No. 550 Pettsburgh, 1980, Appeal from the Order of the Court of Common Pleas of Indiana County at No. 10 Equity 1978 Civil Div.
Gregory A. Olson, Indiana, for appellant.
Thomas W. Trimm, Pittsburgh, for appellee.
Spaeth, Shertz and Montgomery, JJ.
[ 298 Pa. Super. Page 77]
This is an appeal from a decree in equity ordering specific performance of an oral agreement to sell a liquor license. Appellant argues first, that the agreement is unenforceable because a liquor license is "goods" within the definition of section 2-105 of the Uniform Commercial Code, 13 Pa.C.S.A. § 2105, and the statute of frauds contained in section 2-201, 13 Pa.C.S.A. § 2201, has not been satisfied, and second, that even if the agreement is enforceable, the liquor license was not proved to be of such peculiar value as to be the proper subject of a decree ordering specific performance. We have concluded that a liquor license is not "goods" within article 2 of the Uniform Commercial Code, and that the lower court properly ordered specific performance. We therefore affirm.
The chancellor's findings, which were adopted by the court en banc, may be summarized as follows. Appellees and appellant met in November 1977 to discuss the sale of appellant's liquor license. Appellees orally offered to buy the license for $65,000, the money to be placed in escrow with appellant's attorney on February 1, 1978. Appellant orally accepted this offer but resisted appellees' attempt to reduce the agreement to writing, saying that her word was her bond and the deal would be off if the agreement were reduced to writing. Appellees sold some real estate to raise the $65,000, and on February 1, 1978, and thereafter, they were ready, willing, and able to perform their side of the agreement. Meanwhile, however, appellant had agreed to sell the license to another party for $75,000.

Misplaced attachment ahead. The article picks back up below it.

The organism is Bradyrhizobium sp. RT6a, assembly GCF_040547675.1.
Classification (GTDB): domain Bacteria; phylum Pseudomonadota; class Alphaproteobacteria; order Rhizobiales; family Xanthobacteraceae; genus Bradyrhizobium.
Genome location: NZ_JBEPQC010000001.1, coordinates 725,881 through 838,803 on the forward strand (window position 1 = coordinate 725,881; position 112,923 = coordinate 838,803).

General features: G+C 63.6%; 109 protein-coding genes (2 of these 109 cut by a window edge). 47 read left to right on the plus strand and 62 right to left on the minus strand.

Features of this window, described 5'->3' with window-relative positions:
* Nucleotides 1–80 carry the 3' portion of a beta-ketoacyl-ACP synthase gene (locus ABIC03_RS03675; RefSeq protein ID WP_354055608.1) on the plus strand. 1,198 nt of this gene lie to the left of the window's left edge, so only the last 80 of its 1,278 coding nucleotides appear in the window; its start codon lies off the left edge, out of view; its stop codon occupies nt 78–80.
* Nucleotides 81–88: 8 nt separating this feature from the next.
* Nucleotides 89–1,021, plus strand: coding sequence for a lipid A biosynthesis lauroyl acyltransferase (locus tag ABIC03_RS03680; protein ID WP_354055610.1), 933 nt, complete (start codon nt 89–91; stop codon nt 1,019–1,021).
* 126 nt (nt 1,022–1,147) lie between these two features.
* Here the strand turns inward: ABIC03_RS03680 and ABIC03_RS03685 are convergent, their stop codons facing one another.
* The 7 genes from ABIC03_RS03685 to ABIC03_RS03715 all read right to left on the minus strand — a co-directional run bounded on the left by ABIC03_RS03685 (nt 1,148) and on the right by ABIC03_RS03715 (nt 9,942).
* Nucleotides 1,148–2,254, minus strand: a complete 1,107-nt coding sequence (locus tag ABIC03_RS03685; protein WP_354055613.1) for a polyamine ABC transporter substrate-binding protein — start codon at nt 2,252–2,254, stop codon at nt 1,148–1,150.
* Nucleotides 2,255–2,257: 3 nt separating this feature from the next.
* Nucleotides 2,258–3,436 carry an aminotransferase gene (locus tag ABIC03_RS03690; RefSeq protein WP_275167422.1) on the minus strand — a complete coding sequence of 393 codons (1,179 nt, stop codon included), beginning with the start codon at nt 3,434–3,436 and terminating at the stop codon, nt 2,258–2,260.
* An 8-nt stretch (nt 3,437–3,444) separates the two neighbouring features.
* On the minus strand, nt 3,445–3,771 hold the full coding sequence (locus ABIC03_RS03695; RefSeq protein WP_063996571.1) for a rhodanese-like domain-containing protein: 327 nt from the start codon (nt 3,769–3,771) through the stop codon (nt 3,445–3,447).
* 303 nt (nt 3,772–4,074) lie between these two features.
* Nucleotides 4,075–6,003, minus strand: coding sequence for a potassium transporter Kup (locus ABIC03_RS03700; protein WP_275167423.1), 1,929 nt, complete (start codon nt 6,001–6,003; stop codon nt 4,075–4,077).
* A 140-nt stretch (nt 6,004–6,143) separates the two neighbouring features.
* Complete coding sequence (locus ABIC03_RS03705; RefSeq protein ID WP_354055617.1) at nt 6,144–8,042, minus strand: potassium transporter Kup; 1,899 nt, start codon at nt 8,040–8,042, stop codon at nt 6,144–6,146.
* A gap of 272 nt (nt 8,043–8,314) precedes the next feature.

In her answer to appellees' complaint seeking specific performance of their agreement, appellant denied that any agreement had been made but also alleged that the oral agreement pleaded was for the sale of goods for more than
[ 298 Pa. Super. Page 78]
$500 and that enforcement was therefore barred by the statute of frauds, contained in section 2-201 of the Uniform Commercial Code. Appellant then moved for judgment on the pleadings. The lower court held, in an opinion accompanying its order denying the motion, that section 2-201 did not apply because the liquor license was not within the term "goods" as defined by section 2-105.
The Code defines "goods" as
all things . . . which are movable at the time of identification to the contract for sale other than the money in which the price is to be paid, investment securities . . . and things ...